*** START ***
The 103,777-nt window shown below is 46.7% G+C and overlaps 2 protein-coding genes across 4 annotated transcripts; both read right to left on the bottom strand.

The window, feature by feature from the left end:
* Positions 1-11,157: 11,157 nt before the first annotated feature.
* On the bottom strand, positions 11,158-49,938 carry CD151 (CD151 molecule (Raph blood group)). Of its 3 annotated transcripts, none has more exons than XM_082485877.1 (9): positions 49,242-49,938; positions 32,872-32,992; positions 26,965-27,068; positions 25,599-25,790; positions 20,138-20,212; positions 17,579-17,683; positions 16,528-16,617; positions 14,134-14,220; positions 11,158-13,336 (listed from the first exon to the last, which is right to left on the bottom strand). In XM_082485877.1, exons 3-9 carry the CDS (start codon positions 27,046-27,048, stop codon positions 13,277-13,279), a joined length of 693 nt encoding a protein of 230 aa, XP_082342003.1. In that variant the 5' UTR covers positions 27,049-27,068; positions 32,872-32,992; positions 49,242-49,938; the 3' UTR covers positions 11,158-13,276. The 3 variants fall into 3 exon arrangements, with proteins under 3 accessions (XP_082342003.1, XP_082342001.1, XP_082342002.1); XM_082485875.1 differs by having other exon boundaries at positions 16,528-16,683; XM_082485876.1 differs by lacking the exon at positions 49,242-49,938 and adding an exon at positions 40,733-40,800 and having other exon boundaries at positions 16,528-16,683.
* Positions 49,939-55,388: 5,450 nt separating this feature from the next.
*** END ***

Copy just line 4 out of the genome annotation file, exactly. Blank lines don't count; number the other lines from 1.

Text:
* On the bottom strand, positions 11,158-49,938 carry CD151 (CD151 molecule (Raph blood group)). Of its 3 annotated transcripts, none has more exons than XM_082485877.1 (9): positions 49,242-49,938; positions 32,872-32,992; positions 26,965-27,068; positions 25,599-25,790; positions 20,138-20,212; positions 17,579-17,683; positions 16,528-16,617; positions 14,134-14,220; positions 11,158-13,336 (listed from the first exon to the last, which is right to left on the bottom strand). In XM_082485877.1, exons 3-9 carry the CDS (start codon positions 27,046-27,048, stop codon positions 13,277-13,279), a joined length of 693 nt encoding a protein of 230 aa, XP_082342003.1. In that variant the 5' UTR covers positions 27,049-27,068; positions 32,872-32,992; positions 49,242-49,938; the 3' UTR covers positions 11,158-13,276. The 3 variants fall into 3 exon arrangements, with proteins under 3 accessions (XP_082342003.1, XP_082342001.1, XP_082342002.1); XM_082485875.1 differs by having other exon boundaries at positions 16,528-16,683; XM_082485876.1 differs by lacking the exon at positions 49,242-49,938 and adding an exon at positions 40,733-40,800 and having other exon boundaries at positions 16,528-16,683.